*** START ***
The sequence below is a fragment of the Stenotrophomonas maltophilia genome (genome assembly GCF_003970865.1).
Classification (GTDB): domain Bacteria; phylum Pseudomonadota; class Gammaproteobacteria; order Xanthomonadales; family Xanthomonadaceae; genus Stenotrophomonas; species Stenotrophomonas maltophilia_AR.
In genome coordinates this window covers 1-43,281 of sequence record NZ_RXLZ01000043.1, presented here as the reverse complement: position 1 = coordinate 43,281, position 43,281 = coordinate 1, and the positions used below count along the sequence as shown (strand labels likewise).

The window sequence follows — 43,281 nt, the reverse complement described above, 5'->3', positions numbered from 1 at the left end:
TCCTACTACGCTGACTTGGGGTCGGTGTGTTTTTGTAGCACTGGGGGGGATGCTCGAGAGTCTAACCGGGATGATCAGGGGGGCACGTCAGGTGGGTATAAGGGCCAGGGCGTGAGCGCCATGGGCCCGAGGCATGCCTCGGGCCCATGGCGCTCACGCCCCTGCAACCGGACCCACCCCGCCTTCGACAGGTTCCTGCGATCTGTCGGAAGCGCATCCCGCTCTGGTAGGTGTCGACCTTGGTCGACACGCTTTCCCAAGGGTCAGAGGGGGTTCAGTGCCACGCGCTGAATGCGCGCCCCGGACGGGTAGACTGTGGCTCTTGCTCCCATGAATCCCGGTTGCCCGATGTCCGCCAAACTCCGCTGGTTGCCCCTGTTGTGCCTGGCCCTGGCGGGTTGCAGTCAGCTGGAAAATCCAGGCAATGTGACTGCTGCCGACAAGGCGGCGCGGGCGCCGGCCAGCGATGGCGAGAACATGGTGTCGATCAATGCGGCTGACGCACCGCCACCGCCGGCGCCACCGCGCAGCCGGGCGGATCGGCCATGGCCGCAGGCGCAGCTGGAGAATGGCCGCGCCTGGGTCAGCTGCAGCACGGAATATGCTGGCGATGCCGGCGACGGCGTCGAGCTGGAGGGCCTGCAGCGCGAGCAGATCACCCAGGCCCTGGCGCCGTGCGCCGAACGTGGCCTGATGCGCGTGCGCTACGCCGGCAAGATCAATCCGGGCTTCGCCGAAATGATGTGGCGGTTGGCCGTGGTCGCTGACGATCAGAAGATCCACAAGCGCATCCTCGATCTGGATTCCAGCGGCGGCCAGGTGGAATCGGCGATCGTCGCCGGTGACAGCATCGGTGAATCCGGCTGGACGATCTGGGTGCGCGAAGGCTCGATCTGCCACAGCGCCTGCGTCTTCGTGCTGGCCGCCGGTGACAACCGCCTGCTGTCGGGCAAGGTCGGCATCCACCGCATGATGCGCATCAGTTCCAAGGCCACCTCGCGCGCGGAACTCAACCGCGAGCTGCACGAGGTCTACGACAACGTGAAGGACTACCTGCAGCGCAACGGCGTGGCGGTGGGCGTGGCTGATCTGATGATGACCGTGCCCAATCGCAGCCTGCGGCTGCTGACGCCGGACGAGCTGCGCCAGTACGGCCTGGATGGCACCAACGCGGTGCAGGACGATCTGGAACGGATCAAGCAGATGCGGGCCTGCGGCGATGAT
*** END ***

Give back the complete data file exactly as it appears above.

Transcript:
The sequence below is a fragment of the Stenotrophomonas maltophilia genome (genome assembly GCF_003970865.1).
Classification (GTDB): domain Bacteria; phylum Pseudomonadota; class Gammaproteobacteria; order Xanthomonadales; family Xanthomonadaceae; genus Stenotrophomonas; species Stenotrophomonas maltophilia_AR.
In genome coordinates this window covers 1-43,281 of sequence record NZ_RXLZ01000043.1, presented here as the reverse complement: position 1 = coordinate 43,281, position 43,281 = coordinate 1, and the positions used below count along the sequence as shown (strand labels likewise).

The window sequence follows — 43,281 nt, the reverse complement described above, 5'->3', positions numbered from 1 at the left end:
TCCTACTACGCTGACTTGGGGTCGGTGTGTTTTTGTAGCACTGGGGGGGATGCTCGAGAGTCTAACCGGGATGATCAGGGGGGCACGTCAGGTGGGTATAAGGGCCAGGGCGTGAGCGCCATGGGCCCGAGGCATGCCTCGGGCCCATGGCGCTCACGCCCCTGCAACCGGACCCACCCCGCCTTCGACAGGTTCCTGCGATCTGTCGGAAGCGCATCCCGCTCTGGTAGGTGTCGACCTTGGTCGACACGCTTTCCCAAGGGTCAGAGGGGGTTCAGTGCCACGCGCTGAATGCGCGCCCCGGACGGGTAGACTGTGGCTCTTGCTCCCATGAATCCCGGTTGCCCGATGTCCGCCAAACTCCGCTGGTTGCCCCTGTTGTGCCTGGCCCTGGCGGGTTGCAGTCAGCTGGAAAATCCAGGCAATGTGACTGCTGCCGACAAGGCGGCGCGGGCGCCGGCCAGCGATGGCGAGAACATGGTGTCGATCAATGCGGCTGACGCACCGCCACCGCCGGCGCCACCGCGCAGCCGGGCGGATCGGCCATGGCCGCAGGCGCAGCTGGAGAATGGCCGCGCCTGGGTCAGCTGCAGCACGGAATATGCTGGCGATGCCGGCGACGGCGTCGAGCTGGAGGGCCTGCAGCGCGAGCAGATCACCCAGGCCCTGGCGCCGTGCGCCGAACGTGGCCTGATGCGCGTGCGCTACGCCGGCAAGATCAATCCGGGCTTCGCCGAAATGATGTGGCGGTTGGCCGTGGTCGCTGACGATCAGAAGATCCACAAGCGCATCCTCGATCTGGATTCCAGCGGCGGCCAGGTGGAATCGGCGATCGTCGCCGGTGACAGCATCGGTGAATCCGGCTGGACGATCTGGGTGCGCGAAGGCTCGATCTGCCACAGCGCCTGCGTCTTCGTGCTGGCCGCCGGTGACAACCGCCTGCTGTCGGGCAAGGTCGGCATCCACCGCATGATGCGCATCAGTTCCAAGGCCACCTCGCGCGCGGAACTCAACCGCGAGCTGCACGAGGTCTACGACAACGTGAAGGACTACCTGCAGCGCAACGGCGTGGCGGTGGGCGTGGCTGATCTGATGATGACCGTGCCCAATCGCAGCCTGCGGCTGCTGACGCCGGACGAGCTGCGCCAGTACGGCCTGGATGGCACCAACGCGGTGCAGGACGATCTGGAACGGATCAAGCAGATGCGGGCCTGCGGCGATGAT